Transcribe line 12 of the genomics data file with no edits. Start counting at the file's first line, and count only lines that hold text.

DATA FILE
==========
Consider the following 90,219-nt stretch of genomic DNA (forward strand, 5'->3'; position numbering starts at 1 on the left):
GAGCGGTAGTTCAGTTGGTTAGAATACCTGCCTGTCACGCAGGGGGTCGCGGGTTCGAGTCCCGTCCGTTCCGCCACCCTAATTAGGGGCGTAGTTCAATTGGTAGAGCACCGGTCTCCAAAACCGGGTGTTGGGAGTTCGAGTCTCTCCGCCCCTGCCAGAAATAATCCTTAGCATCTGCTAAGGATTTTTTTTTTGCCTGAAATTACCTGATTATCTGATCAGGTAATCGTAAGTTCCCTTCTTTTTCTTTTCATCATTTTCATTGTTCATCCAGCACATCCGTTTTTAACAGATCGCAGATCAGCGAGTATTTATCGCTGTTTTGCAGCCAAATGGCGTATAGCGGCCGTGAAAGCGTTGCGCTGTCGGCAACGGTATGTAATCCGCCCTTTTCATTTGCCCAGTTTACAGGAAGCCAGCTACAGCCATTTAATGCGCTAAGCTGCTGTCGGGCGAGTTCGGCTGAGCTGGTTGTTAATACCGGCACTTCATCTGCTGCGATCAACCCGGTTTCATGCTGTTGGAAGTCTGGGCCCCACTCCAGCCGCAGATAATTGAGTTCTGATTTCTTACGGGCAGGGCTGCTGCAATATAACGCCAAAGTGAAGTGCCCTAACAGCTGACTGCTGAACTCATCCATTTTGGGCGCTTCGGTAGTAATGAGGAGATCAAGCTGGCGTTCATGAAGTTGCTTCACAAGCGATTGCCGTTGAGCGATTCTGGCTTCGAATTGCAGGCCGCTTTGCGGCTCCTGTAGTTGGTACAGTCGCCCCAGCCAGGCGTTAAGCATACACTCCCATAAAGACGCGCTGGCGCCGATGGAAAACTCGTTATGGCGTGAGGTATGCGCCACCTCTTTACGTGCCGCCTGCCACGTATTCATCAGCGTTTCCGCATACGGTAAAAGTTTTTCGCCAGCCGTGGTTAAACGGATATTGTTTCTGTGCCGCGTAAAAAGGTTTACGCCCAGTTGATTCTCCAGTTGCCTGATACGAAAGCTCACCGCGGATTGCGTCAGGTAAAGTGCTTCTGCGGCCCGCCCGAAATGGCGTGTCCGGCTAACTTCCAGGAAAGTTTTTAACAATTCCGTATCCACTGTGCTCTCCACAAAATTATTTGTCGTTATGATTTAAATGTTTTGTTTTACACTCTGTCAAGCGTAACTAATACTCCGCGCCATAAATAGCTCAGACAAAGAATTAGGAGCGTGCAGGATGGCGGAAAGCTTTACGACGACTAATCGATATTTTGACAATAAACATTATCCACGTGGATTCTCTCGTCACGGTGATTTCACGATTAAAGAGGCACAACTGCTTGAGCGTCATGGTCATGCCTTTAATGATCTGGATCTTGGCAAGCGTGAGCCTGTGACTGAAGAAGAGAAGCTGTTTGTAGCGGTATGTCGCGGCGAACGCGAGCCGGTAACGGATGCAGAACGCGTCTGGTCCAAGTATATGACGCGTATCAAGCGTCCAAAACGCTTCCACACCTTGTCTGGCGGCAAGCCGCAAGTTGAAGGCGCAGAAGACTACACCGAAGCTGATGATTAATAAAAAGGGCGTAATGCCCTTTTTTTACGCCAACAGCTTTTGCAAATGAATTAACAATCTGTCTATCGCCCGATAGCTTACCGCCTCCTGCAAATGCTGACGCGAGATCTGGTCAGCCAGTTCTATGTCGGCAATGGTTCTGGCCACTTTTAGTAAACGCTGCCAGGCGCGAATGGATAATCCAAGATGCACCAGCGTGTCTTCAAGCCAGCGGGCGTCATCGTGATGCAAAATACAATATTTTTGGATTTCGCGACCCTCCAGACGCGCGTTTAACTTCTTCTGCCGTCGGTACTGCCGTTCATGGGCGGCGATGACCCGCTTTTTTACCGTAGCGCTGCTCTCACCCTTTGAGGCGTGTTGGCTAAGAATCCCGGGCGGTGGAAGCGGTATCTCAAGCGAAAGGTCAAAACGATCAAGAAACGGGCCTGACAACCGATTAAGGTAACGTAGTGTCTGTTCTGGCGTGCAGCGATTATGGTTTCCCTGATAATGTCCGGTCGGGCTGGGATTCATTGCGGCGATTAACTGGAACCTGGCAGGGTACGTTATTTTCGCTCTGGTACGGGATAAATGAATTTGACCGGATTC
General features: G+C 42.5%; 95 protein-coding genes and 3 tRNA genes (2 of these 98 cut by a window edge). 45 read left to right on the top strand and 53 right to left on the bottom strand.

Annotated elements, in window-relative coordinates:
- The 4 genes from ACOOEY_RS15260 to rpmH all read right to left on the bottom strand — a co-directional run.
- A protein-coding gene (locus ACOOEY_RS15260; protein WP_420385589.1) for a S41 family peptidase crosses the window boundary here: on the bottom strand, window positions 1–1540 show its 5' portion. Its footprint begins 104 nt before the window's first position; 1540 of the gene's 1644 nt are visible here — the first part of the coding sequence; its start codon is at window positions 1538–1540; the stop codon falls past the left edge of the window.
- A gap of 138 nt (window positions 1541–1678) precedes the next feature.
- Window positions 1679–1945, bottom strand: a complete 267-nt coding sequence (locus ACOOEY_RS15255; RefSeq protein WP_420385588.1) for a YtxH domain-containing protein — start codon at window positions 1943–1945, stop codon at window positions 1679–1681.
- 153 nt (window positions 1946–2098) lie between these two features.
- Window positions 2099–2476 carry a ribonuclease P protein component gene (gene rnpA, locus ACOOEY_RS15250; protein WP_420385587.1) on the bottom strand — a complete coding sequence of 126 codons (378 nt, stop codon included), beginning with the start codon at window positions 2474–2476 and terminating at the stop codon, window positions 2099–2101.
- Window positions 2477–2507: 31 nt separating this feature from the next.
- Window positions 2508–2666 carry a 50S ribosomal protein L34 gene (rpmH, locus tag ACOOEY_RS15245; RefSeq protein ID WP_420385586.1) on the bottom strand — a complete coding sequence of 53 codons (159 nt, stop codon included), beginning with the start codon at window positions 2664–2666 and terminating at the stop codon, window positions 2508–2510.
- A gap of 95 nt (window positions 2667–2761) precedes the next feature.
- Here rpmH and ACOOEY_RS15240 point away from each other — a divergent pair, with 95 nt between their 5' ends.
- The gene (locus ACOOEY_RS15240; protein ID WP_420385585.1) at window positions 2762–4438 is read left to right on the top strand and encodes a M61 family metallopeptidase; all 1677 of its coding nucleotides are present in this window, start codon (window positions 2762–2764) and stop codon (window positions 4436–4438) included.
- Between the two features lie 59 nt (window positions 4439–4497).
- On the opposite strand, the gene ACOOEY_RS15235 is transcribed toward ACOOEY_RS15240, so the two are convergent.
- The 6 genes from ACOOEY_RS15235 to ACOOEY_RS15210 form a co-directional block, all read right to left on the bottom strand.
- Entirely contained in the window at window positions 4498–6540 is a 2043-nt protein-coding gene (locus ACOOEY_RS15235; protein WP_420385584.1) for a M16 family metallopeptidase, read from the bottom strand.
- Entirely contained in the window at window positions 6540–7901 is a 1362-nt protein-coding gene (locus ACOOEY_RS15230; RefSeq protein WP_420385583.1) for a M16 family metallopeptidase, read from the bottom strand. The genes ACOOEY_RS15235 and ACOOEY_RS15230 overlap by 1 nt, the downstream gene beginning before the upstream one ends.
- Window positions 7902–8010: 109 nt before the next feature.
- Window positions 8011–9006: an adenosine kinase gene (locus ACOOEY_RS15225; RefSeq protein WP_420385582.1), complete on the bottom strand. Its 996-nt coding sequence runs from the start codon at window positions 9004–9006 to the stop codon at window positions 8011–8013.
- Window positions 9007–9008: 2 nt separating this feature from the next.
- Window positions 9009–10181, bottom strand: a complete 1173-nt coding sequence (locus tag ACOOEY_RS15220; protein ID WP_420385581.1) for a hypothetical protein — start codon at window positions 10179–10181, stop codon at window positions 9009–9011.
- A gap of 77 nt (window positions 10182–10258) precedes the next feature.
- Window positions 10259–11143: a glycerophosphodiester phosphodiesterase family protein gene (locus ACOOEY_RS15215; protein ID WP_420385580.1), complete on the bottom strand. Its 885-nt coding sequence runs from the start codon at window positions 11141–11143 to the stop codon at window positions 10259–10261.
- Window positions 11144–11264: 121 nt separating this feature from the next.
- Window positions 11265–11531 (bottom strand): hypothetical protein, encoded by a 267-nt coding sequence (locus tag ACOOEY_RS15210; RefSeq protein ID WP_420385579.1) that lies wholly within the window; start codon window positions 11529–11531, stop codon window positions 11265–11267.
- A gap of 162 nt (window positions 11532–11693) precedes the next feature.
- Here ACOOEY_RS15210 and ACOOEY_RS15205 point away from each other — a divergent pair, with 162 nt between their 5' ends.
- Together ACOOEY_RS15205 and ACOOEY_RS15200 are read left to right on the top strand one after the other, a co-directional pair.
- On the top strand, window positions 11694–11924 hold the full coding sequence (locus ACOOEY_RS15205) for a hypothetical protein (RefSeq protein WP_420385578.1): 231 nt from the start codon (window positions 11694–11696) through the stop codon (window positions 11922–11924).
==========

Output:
- Window positions 2508–2666 carry a 50S ribosomal protein L34 gene (rpmH, locus tag ACOOEY_RS15245; RefSeq protein ID WP_420385586.1) on the bottom strand — a complete coding sequence of 53 codons (159 nt, stop codon included), beginning with the start codon at window positions 2664–2666 and terminating at the stop codon, window positions 2508–2510.